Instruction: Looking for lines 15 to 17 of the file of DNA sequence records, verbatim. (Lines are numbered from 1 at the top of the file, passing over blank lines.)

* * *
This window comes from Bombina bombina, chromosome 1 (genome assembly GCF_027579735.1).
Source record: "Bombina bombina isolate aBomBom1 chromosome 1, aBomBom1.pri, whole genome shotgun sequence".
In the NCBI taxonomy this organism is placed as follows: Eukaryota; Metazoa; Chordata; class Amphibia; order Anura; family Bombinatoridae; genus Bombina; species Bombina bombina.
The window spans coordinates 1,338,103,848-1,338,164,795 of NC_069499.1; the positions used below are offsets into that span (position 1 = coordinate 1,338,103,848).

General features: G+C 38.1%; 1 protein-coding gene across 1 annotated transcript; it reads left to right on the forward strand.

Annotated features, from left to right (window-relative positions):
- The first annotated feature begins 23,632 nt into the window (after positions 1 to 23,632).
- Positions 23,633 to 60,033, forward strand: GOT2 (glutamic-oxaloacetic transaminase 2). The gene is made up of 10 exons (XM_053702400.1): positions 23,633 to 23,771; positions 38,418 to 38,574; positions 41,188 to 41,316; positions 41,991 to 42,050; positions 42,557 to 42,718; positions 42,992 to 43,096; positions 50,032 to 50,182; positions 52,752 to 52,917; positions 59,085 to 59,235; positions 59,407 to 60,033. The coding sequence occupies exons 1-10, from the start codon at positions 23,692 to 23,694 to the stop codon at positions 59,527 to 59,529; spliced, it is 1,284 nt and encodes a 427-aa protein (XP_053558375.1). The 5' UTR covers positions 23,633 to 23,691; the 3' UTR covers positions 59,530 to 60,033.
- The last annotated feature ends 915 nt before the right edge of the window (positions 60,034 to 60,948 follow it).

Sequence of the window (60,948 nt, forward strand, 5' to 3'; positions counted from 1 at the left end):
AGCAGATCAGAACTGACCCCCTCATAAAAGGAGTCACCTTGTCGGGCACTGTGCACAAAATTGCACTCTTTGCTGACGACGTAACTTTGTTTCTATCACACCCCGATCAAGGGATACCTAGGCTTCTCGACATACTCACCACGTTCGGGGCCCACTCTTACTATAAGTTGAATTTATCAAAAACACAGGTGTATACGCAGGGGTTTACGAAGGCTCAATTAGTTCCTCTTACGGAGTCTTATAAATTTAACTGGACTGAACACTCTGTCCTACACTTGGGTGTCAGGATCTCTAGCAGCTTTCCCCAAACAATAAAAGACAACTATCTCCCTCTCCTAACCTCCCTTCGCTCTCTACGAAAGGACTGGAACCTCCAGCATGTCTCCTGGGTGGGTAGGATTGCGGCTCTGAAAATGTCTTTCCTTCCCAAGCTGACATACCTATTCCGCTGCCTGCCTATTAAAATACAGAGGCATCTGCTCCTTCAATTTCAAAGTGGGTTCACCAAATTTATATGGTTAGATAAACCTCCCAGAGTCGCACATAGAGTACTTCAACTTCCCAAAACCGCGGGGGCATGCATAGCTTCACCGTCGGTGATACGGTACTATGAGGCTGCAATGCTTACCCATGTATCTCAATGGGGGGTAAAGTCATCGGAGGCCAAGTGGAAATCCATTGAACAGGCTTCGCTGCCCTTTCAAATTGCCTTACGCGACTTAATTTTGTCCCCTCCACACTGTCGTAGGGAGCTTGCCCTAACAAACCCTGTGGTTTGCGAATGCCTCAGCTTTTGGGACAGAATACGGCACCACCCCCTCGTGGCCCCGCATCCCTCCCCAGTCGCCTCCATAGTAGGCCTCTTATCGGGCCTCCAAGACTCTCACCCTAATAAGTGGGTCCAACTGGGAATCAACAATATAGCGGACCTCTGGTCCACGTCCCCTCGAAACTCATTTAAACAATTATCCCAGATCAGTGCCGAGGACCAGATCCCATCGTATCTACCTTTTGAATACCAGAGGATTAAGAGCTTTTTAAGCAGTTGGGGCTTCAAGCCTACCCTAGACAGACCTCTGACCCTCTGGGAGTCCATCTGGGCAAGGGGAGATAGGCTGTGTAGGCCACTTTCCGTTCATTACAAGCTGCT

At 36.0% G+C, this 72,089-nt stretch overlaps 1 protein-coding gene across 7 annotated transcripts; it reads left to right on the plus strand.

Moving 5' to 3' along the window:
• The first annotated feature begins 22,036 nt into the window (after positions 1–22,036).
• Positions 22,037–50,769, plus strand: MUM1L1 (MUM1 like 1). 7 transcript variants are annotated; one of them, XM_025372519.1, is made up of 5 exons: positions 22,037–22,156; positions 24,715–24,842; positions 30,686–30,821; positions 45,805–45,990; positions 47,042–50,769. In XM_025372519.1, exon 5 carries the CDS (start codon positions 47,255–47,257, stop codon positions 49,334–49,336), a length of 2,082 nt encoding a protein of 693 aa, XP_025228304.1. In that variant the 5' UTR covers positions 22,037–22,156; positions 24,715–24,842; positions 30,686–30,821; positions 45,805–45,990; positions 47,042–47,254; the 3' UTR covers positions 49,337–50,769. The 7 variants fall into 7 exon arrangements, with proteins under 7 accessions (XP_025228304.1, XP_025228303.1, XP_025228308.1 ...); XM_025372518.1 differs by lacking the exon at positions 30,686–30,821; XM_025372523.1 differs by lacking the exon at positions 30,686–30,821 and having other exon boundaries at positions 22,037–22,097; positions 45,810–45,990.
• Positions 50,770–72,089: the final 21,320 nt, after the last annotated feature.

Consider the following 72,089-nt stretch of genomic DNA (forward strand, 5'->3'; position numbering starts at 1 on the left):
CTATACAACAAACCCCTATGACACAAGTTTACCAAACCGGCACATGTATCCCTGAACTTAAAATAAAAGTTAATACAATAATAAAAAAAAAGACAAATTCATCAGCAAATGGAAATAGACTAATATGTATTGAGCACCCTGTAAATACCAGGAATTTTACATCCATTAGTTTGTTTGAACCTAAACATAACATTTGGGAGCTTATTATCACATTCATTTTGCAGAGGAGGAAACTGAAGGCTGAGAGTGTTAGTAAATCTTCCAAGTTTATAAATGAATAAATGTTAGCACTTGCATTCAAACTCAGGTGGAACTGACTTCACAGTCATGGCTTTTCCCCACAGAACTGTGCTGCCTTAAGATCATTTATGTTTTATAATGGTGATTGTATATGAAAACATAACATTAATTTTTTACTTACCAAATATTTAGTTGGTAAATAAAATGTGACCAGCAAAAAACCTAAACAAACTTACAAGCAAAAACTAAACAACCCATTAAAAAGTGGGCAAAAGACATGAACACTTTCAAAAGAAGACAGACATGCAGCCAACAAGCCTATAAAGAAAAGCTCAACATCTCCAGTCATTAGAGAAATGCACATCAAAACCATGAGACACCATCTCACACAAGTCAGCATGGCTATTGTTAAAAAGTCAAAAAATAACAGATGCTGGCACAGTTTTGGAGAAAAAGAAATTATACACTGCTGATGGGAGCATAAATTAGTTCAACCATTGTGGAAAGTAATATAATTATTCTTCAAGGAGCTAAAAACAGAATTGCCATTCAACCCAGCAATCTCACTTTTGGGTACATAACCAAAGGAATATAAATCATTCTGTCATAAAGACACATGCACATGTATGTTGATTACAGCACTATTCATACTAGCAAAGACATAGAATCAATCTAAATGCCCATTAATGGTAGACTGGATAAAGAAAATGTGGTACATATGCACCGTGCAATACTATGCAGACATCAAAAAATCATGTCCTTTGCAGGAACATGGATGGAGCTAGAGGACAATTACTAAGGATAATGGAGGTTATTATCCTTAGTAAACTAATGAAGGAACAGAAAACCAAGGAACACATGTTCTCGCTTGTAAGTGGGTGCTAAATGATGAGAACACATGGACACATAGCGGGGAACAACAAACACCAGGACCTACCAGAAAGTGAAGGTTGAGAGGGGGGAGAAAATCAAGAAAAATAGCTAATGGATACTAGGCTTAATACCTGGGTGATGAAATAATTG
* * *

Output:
• Positions 22,037–50,769, plus strand: MUM1L1 (MUM1 like 1). 7 transcript variants are annotated; one of them, XM_025372519.1, is made up of 5 exons: positions 22,037–22,156; positions 24,715–24,842; positions 30,686–30,821; positions 45,805–45,990; positions 47,042–50,769. In XM_025372519.1, exon 5 carries the CDS (start codon positions 47,255–47,257, stop codon positions 49,334–49,336), a length of 2,082 nt encoding a protein of 693 aa, XP_025228304.1. In that variant the 5' UTR covers positions 22,037–22,156; positions 24,715–24,842; positions 30,686–30,821; positions 45,805–45,990; positions 47,042–47,254; the 3' UTR covers positions 49,337–50,769. The 7 variants fall into 7 exon arrangements, with proteins under 7 accessions (XP_025228304.1, XP_025228303.1, XP_025228308.1 ...); XM_025372518.1 differs by lacking the exon at positions 30,686–30,821; XM_025372523.1 differs by lacking the exon at positions 30,686–30,821 and having other exon boundaries at positions 22,037–22,097; positions 45,810–45,990.
• Positions 50,770–72,089: the final 21,320 nt, after the last annotated feature.

Consider the following 72,089-nt stretch of genomic DNA (forward strand, 5'->3'; position numbering starts at 1 on the left):